Run The Jewels - RTJ4


Favorite Track: Out of Sight Least Favorite Track: Never Look Back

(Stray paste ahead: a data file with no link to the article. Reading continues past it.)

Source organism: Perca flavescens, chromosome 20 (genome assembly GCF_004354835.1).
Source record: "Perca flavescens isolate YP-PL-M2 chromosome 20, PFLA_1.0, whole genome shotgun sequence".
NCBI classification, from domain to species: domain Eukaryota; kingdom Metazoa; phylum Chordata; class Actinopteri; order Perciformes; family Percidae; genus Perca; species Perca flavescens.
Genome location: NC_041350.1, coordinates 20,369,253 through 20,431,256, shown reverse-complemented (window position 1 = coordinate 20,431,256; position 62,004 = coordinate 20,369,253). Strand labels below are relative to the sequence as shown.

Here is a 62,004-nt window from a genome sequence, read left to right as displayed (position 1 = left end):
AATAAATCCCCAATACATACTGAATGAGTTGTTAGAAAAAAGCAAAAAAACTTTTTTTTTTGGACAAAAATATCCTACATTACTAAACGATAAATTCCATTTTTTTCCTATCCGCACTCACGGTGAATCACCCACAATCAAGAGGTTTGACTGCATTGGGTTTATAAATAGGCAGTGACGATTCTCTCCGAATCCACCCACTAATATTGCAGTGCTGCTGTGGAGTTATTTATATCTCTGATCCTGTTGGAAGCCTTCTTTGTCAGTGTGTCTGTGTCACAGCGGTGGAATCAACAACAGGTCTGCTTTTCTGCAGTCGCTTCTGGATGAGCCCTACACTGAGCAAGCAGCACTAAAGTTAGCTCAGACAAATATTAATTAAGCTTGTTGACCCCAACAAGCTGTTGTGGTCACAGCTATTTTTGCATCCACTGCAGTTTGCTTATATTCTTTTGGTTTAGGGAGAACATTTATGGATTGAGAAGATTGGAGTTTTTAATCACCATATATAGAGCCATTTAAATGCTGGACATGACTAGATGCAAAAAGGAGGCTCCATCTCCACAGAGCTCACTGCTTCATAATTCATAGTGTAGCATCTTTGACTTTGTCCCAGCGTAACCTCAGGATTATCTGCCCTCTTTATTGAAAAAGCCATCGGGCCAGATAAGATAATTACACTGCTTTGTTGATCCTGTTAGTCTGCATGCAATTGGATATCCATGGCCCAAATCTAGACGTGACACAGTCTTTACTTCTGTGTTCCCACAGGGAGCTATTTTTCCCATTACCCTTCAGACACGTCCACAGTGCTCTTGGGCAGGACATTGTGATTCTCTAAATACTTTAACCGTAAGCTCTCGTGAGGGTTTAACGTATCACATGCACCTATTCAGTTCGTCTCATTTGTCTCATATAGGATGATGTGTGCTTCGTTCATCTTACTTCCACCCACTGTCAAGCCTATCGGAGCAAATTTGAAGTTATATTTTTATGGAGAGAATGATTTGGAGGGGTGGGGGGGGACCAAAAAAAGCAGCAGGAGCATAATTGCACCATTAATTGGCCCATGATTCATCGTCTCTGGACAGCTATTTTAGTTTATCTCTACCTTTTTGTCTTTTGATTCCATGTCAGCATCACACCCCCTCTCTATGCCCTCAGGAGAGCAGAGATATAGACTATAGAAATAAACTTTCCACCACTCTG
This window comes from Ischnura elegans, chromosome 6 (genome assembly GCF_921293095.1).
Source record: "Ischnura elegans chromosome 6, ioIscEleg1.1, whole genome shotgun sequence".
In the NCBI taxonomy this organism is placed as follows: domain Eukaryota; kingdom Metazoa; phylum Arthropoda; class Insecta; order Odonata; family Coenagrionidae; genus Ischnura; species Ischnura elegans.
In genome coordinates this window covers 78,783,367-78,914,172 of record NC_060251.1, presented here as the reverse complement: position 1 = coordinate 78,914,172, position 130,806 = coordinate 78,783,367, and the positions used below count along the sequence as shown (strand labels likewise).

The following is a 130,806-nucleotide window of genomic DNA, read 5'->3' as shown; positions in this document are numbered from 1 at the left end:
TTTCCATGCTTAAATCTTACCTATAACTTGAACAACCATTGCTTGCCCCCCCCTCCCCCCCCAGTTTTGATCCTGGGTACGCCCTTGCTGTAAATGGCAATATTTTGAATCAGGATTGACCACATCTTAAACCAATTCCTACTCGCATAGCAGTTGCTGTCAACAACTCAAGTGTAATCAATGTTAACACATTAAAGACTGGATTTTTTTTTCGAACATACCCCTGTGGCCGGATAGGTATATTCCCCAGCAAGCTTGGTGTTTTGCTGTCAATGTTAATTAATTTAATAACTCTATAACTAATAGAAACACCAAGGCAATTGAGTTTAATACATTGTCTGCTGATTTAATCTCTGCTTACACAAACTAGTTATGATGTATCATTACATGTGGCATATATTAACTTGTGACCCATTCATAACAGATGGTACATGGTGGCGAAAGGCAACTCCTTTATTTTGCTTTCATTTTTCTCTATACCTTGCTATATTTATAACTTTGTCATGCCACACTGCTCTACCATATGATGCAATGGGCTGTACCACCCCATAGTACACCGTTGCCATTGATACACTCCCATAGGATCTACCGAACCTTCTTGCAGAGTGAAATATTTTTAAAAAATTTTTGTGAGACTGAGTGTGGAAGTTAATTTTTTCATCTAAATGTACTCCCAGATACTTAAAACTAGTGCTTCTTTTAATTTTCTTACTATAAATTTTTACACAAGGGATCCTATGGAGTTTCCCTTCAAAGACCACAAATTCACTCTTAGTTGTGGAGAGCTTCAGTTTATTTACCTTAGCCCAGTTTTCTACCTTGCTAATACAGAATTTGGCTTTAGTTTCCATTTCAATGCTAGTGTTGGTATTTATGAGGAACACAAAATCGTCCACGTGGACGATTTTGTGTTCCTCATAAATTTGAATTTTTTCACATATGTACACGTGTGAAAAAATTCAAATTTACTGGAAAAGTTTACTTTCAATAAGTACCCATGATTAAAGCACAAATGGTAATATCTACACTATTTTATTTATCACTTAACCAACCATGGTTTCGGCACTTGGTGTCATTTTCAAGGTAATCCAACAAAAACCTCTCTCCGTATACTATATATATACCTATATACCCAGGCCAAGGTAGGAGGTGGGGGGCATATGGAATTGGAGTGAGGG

What I believe to be the most consistently fantastic rap project of the 2010s, Run The Jewels, have finally released their long-awaited 4th studio album, RTJ4. I have been a fan of RTJ since the release of their second studio album, RTJ2, which featured tons of political imagery and hilarious one liners. In 2016, they absolutely blew my expectations out of the water with what I think could be argued to be the best rap album of the 2010s: RTJ3. Naturally, my expectations were very high for RTJ4, especially due to the current divided political climate and Killer Mike’s tendency to write great lyrics revolving around these topics. This record is not only filled with emotionally potent bars depicting police brutality and institutionalized racism, but it is equally jam-packed with catchy hooks, hilarious lines, and unparalleled flows from Killer Mike and El-P. The record has plenty of tracks that are clear-and-cut rap bangers practically begging to be blasted out the car window, my favorite example being the track “out of sight”. This track features my favorite beat on the record. Killer Mike and El-P deliver some of the best flows and verses I have heard from RTJ, and not to mention the great verse from 2 Chainz here. The record also offers plenty of emotional songs regarding the social and political issues going on in the world right now, featuring guest artists spanning from Mavis Staples and Josh Homme on the track “pulling the pin”, to none other than Zach De La Rocha and Pharrell on one of the best songs on the record, “JU$T”. The former track has my favorite lyrical play on the record, with a fantastic line about “slave owners posing on yo’ dollar”, and Zach De La Rocha delivering a verse worthy of his Rage Against The Machine heritage. RTJ have again proven that they are the masters of making fantastic rap for every occasion, whether you are here for the mindless bass-bumping trap cuts about drugs and women, or for beautifully written poetry about racial injustice, executed in a truly emotionally exuberant way. No matter how you slice it, if visceral, politically charged rap records are your cup of tea, RTJ4 is more than worth your time.

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